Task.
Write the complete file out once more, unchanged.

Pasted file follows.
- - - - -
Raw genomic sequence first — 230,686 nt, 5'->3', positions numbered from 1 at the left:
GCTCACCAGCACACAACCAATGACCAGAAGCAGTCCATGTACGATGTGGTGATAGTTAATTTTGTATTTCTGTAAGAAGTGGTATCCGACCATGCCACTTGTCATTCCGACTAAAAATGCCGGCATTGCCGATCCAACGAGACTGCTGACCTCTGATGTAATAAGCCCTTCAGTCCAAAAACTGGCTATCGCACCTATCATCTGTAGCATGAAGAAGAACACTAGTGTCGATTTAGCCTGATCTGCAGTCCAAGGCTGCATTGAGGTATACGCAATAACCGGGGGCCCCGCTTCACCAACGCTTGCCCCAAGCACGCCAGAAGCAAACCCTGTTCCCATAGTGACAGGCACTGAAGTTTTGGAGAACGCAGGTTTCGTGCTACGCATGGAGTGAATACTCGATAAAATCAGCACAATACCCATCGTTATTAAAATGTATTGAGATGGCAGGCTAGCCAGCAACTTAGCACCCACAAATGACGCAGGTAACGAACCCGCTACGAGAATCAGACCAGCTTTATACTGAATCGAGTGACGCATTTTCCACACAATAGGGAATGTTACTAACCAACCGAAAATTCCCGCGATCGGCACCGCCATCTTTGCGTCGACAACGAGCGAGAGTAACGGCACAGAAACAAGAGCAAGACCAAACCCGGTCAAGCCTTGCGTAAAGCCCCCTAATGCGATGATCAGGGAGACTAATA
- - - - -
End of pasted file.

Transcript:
Raw genomic sequence first — 230,686 nt, 5'->3', positions numbered from 1 at the left:
GCTCACCAGCACACAACCAATGACCAGAAGCAGTCCATGTACGATGTGGTGATAGTTAATTTTGTATTTCTGTAAGAAGTGGTATCCGACCATGCCACTTGTCATTCCGACTAAAAATGCCGGCATTGCCGATCCAACGAGACTGCTGACCTCTGATGTAATAAGCCCTTCAGTCCAAAAACTGGCTATCGCACCTATCATCTGTAGCATGAAGAAGAACACTAGTGTCGATTTAGCCTGATCTGCAGTCCAAGGCTGCATTGAGGTATACGCAATAACCGGGGGCCCCGCTTCACCAACGCTTGCCCCAAGCACGCCAGAAGCAAACCCTGTTCCCATAGTGACAGGCACTGAAGTTTTGGAGAACGCAGGTTTCGTGCTACGCATGGAGTGAATACTCGATAAAATCAGCACAATACCCATCGTTATTAAAATGTATTGAGATGGCAGGCTAGCCAGCAACTTAGCACCCACAAATGACGCAGGTAACGAACCCGCTACGAGAATCAGACCAGCTTTATACTGAATCGAGTGACGCATTTTCCACACAATAGGGAATGTTACTAACCAACCGAAAATTCCCGCGATCGGCACCGCCATCTTTGCGTCGACAACGAGCGAGAGTAACGGCACAGAAACAAGAGCAAGACCAAACCCGGTCAAGCCTTGCGTAAAGCCCCCTAATGCGATGATCAGGGAGACTAATA